"""Once we allow some principle of recursive reasoning, we are landed with the infinite. There are an infinite number of natural numbers: for 0 is a natural number, and if anything is a natural number, its successor is a natural number. So there are natural numbers, and for any finite number, n, it is demonstrably false that there are exactly n natural numbers. We feel impelled to allow the question `How many natural numbers are there?', and the only possible answer seems to be `an infinite number'. But we have qualms.
Infinity seems out of this earth. It smacks of Platonism, mysticism and theology. The word `infinite' is a negative concept, contrasting not only with `(in other words, Cantor resides in Hades. Yay)
finite', in a strict mathematical sense, but with
`definite' and with `comprehensible'. Often, especially in theology and ancient philosophy, the Infinite is the Whole....the Universe, the Absolute, whose logic is difficult and fraught with inconsistencies. We are wise to be wary.
Although Parmenides, Plato, Augustine, William of Alnwick, Leibniz, Cantor, Dedekind and most modern mathematicians are fairly happy with infinity, other philosophers have had doubts. Aristotle allowed the existence of the potential infinite but denied
the actual infinite, and was followed by Aquinas and most of the Schoolmen. It is fair to place Weyl and the modern Intuitionists in that tradition. Locke had considerable difficulty in articulating a coherent and satisfactory account of infinity. Berkeley was deeply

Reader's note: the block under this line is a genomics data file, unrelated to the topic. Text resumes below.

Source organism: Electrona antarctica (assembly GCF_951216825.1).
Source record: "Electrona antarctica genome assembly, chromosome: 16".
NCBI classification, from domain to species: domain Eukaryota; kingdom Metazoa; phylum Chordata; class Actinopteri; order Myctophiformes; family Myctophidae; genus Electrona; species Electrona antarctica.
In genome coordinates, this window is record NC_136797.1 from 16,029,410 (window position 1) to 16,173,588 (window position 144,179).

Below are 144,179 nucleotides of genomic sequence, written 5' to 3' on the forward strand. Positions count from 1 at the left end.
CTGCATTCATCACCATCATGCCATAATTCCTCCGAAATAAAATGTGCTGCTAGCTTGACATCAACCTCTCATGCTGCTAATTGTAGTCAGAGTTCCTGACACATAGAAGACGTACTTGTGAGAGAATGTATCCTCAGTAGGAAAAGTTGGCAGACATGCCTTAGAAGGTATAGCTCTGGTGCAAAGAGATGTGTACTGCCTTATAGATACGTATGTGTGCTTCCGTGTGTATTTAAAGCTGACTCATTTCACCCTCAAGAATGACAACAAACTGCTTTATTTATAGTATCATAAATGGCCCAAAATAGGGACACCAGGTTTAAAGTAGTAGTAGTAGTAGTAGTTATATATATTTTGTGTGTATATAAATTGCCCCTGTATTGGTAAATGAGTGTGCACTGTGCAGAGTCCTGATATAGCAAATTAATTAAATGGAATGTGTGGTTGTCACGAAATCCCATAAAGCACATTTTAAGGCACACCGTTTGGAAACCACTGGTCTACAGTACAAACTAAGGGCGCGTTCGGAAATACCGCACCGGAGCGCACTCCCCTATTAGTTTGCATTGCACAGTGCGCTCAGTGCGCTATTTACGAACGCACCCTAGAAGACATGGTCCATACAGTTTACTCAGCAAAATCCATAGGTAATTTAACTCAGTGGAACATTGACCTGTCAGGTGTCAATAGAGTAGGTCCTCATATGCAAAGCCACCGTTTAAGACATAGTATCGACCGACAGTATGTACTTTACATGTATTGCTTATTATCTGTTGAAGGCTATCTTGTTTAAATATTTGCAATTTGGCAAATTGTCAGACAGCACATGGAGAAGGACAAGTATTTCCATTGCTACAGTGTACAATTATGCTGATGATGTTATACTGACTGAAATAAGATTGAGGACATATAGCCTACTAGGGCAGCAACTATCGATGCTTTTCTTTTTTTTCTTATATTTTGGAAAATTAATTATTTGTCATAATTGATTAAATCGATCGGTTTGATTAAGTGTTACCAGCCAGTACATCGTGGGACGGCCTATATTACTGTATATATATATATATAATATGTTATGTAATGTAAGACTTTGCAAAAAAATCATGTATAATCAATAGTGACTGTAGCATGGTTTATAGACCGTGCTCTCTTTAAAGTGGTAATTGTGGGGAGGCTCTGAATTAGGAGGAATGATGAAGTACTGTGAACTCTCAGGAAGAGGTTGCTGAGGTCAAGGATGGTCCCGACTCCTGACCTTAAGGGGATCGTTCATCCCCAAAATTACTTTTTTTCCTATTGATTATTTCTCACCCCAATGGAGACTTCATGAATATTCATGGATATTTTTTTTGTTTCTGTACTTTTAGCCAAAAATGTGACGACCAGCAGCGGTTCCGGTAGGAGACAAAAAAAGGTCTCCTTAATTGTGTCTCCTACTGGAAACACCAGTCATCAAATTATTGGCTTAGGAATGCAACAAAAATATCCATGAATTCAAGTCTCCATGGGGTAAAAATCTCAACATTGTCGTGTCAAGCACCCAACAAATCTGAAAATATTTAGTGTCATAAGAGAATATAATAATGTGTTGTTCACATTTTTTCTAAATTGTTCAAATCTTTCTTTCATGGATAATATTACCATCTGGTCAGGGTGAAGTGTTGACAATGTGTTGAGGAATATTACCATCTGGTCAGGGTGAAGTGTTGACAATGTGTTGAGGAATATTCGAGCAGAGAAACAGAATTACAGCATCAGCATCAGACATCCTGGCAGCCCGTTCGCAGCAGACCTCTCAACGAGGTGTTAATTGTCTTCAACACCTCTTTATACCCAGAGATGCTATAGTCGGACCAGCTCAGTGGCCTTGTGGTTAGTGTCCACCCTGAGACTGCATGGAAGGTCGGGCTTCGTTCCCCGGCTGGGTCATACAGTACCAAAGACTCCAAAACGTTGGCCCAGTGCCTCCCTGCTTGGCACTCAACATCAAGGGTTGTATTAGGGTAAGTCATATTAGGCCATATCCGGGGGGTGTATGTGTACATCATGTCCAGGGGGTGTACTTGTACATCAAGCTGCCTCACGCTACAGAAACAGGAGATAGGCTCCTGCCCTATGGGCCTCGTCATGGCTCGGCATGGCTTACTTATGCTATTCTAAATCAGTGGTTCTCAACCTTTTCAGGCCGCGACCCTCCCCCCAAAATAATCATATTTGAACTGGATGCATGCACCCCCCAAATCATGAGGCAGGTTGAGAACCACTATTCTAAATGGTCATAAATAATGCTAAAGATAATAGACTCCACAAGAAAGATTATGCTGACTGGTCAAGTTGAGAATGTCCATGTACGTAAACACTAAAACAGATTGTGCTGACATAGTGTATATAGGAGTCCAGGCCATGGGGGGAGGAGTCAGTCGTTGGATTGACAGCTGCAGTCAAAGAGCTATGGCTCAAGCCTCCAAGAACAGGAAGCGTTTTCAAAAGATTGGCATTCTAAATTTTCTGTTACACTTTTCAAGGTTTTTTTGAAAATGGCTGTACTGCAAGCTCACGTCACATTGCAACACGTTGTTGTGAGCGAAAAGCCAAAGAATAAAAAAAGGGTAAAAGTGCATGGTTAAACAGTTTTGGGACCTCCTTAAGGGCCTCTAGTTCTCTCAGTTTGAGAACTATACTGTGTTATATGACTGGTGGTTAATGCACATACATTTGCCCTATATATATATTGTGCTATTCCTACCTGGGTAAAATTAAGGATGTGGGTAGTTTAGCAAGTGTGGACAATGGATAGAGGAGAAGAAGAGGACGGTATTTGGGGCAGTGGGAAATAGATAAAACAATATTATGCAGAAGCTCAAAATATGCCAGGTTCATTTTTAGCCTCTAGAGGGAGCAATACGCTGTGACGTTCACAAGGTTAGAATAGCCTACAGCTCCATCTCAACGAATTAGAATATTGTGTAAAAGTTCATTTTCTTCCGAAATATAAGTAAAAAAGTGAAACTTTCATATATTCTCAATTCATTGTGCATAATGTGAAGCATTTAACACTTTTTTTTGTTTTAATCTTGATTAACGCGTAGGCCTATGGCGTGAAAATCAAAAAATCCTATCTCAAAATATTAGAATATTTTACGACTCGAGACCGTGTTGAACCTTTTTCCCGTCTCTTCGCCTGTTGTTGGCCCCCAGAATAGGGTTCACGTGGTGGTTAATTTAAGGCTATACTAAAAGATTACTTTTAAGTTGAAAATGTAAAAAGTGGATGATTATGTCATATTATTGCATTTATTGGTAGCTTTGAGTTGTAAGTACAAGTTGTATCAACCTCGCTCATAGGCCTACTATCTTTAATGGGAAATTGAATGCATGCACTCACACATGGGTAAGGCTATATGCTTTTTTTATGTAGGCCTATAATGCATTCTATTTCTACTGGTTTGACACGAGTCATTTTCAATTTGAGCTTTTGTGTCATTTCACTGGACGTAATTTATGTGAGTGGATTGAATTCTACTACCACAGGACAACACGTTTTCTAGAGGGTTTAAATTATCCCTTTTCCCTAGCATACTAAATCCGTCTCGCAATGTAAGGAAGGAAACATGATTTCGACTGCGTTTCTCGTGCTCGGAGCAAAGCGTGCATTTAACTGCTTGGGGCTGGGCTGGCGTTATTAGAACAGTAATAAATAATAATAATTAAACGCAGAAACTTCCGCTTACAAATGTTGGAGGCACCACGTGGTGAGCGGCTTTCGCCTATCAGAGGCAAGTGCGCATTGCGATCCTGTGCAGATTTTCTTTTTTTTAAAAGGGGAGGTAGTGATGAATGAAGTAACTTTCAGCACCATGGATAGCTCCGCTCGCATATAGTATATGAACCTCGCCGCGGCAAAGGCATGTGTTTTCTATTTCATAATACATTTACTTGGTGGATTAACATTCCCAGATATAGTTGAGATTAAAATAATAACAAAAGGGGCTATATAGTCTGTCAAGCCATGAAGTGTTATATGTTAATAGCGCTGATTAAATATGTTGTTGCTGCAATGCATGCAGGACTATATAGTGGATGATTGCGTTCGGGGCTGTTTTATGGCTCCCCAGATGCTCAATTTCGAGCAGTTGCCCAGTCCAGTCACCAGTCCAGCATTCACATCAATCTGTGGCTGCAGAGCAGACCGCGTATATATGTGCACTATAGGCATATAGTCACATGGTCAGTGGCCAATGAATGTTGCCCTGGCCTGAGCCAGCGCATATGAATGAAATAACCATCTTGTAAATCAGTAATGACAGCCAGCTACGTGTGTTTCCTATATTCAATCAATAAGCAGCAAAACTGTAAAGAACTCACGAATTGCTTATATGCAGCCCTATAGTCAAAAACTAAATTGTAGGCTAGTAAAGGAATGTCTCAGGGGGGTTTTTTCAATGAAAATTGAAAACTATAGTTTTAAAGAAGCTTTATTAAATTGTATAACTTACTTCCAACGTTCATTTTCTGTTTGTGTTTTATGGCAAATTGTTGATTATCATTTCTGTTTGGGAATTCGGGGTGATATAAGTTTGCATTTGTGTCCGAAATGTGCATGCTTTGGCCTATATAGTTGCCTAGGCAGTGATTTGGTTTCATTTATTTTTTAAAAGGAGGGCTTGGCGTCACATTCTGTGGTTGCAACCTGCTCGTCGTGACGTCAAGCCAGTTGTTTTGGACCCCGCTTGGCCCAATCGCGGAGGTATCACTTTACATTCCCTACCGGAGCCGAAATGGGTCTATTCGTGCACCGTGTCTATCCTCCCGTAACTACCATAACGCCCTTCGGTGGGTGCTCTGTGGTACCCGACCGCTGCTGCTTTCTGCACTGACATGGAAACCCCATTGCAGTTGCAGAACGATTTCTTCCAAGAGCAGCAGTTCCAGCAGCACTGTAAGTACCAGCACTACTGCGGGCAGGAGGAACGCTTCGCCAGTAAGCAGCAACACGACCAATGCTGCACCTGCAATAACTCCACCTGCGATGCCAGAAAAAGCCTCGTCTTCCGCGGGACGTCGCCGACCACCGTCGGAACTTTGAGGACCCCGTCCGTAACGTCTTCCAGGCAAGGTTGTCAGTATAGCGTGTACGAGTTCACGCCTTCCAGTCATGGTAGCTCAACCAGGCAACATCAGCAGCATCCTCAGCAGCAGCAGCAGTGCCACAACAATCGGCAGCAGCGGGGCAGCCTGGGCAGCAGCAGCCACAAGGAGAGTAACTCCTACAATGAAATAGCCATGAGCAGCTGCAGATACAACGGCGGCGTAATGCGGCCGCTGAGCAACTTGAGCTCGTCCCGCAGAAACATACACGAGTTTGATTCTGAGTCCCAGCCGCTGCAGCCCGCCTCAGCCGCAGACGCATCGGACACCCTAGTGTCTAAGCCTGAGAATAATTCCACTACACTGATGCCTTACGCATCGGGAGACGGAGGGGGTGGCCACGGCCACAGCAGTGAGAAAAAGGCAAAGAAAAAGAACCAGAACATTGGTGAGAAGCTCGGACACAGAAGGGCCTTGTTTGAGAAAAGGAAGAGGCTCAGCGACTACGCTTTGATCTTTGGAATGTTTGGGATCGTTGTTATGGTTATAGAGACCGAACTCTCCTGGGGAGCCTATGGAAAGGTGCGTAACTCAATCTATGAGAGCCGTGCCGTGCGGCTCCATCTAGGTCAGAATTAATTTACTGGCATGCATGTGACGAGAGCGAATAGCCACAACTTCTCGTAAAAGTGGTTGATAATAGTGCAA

critical of infinitesimals and mathematical infinity generally, and modern Finitists likewise reject every sort of infinity, and try to confine themsleves to finite numbers alone. But infinitistic arguments
keep seeping in, and strict Finitists distinguish themselves from their laxer brethren, and still are not stringent enough in their scepticism to escape the strictures of the ultra strict."""
It is easy to stifle doubts, and accept the infinite as part of the
mathematical exercise, justified by the general success of mathematics.
Geometry runs more smoothly if we allow points at infinity:
then we can say that two straight lines always intersect, parallel
lines meeting at a point at ifinity. If we add the symbol 1 to our
other numerical symbols, we are able to discuss series, sums and
integrals much more incisively. Once we allow the question `How
many natural numbers are there?' it is illuminating to answer @0.
It seems silly to let philosophical scruples deter us from entering
But credulity conduces to inconsistency. Easy acceptance is not
on. It is important, though di cult, to articulate the objections
to in nity that we are inclined to feel. What tends to happen is
that the objections are only half-formulated, and never adequately
considered; instead, the mathematician gets used to operating with
in nity, and, as it were, represses the doubts he once felt without
ever thinking them through properly and either seeing that they are
valid and accepting them or seeing that they are not valid and why.
As in psychoanalysis, repression causes trouble later on. Many Intuitionists
show symptoms of not having come to terms with in nity
in their youth, and su ering in consequence from psychological
lesions in middle age. The only prophylactic is to give full rein to
doubts at the first encounter. Doubt now, doubt bravely: dubita
fortiter to parody Luther.